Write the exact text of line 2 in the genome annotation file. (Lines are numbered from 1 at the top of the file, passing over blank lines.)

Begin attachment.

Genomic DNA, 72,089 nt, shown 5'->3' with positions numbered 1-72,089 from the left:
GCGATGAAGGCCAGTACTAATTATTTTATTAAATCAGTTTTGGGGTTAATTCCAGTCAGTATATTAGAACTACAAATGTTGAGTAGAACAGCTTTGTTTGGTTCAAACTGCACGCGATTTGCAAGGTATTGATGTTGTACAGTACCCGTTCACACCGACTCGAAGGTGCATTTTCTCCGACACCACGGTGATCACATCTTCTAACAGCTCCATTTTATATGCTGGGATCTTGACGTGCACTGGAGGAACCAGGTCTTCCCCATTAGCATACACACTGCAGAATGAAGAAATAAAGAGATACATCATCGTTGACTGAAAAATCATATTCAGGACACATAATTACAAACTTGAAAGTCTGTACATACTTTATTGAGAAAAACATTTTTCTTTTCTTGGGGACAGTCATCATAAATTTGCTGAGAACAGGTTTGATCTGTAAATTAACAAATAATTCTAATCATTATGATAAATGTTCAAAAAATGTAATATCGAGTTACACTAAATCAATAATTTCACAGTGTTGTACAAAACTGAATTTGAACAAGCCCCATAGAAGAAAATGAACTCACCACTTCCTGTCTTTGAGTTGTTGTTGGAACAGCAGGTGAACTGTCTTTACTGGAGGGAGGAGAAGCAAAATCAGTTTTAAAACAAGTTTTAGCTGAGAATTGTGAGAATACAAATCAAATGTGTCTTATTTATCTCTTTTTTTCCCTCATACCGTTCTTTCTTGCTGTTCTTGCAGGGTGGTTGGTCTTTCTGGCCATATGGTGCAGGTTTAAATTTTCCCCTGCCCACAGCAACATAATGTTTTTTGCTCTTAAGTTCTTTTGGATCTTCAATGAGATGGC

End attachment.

GCGATGAAGGCCAGTACTAATTATTTTATTAAATCAGTTTTGGGGTTAATTCCAGTCAGTATATTAGAACTACAAATGTTGAGTAGAACAGCTTTGTTTGGTTCAAACTGCACGCGATTTGCAAGGTATTGATGTTGTACAGTACCCGTTCACACCGACTCGAAGGTGCATTTTCTCCGACACCACGGTGATCACATCTTCTAACAGCTCCATTTTATATGCTGGGATCTTGACGTGCACTGGAGGAACCAGGTCTTCCCCATTAGCATACACACTGCAGAATGAAGAAATAAAGAGATACATCATCGTTGACTGAAAAATCATATTCAGGACACATAATTACAAACTTGAAAGTCTGTACATACTTTATTGAGAAAAACATTTTTCTTTTCTTGGGGACAGTCATCATAAATTTGCTGAGAACAGGTTTGATCTGTAAATTAACAAATAATTCTAATCATTATGATAAATGTTCAAAAAATGTAATATCGAGTTACACTAAATCAATAATTTCACAGTGTTGTACAAAACTGAATTTGAACAAGCCCCATAGAAGAAAATGAACTCACCACTTCCTGTCTTTGAGTTGTTGTTGGAACAGCAGGTGAACTGTCTTTACTGGAGGGAGGAGAAGCAAAATCAGTTTTAAAACAAGTTTTAGCTGAGAATTGTGAGAATACAAATCAAATGTGTCTTATTTATCTCTTTTTTTCCCTCATACCGTTCTTTCTTGCTGTTCTTGCAGGGTGGTTGGTCTTTCTGGCCATATGGTGCAGGTTTAAATTTTCCCCTGCCCACAGCAACATAATGTTTTTTGCTCTTAAGTTCTTTTGGATCTTCAATGAGATGGC